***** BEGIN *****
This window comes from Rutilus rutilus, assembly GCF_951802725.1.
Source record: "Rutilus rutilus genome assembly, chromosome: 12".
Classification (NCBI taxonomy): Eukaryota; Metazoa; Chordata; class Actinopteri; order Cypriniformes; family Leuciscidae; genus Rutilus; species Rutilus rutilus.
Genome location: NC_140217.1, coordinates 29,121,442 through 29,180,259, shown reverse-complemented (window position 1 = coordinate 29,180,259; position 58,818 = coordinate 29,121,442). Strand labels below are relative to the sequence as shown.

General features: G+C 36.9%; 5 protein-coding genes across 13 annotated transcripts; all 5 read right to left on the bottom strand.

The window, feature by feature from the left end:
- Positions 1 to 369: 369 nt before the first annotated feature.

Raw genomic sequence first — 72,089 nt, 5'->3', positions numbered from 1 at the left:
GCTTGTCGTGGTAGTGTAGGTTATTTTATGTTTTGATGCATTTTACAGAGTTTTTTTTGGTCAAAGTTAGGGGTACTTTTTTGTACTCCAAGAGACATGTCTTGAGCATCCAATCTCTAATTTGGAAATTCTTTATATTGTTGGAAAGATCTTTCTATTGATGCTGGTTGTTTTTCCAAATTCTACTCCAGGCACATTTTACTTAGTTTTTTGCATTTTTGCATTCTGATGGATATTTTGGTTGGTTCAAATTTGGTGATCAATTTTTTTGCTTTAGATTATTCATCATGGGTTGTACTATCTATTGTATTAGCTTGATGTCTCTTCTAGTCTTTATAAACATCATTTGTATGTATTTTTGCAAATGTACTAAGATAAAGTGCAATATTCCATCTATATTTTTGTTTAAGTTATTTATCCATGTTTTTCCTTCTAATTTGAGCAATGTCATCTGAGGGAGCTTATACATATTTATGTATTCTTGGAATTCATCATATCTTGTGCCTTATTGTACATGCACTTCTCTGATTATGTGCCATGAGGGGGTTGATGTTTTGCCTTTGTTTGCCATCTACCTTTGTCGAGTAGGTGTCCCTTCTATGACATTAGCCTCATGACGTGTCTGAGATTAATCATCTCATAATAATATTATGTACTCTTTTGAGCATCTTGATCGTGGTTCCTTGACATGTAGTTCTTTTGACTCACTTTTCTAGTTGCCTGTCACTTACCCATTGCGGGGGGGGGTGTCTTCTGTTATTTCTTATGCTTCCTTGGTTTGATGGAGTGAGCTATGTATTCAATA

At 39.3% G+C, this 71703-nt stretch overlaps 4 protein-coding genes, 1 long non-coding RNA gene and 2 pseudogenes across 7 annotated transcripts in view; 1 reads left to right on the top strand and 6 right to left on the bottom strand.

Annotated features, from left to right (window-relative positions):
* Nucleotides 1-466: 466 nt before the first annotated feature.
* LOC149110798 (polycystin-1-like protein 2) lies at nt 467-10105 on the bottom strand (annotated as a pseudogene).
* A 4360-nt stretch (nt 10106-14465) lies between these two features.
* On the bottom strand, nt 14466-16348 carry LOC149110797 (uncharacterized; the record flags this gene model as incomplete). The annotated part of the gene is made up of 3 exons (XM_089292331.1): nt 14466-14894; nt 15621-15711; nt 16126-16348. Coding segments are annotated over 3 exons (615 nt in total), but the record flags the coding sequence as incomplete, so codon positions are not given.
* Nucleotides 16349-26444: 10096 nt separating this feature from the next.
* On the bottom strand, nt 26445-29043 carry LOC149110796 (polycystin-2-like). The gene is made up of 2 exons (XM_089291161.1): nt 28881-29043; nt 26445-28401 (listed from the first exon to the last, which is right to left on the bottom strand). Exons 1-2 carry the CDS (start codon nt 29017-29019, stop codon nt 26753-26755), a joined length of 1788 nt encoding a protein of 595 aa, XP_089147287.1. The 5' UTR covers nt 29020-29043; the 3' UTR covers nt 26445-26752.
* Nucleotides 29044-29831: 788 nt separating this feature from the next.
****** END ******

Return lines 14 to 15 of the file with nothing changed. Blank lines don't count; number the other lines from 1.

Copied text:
* A 4360-nt stretch (nt 10106-14465) lies between these two features.
* On the bottom strand, nt 14466-16348 carry LOC149110797 (uncharacterized; the record flags this gene model as incomplete). The annotated part of the gene is made up of 3 exons (XM_089292331.1): nt 14466-14894; nt 15621-15711; nt 16126-16348. Coding segments are annotated over 3 exons (615 nt in total), but the record flags the coding sequence as incomplete, so codon positions are not given.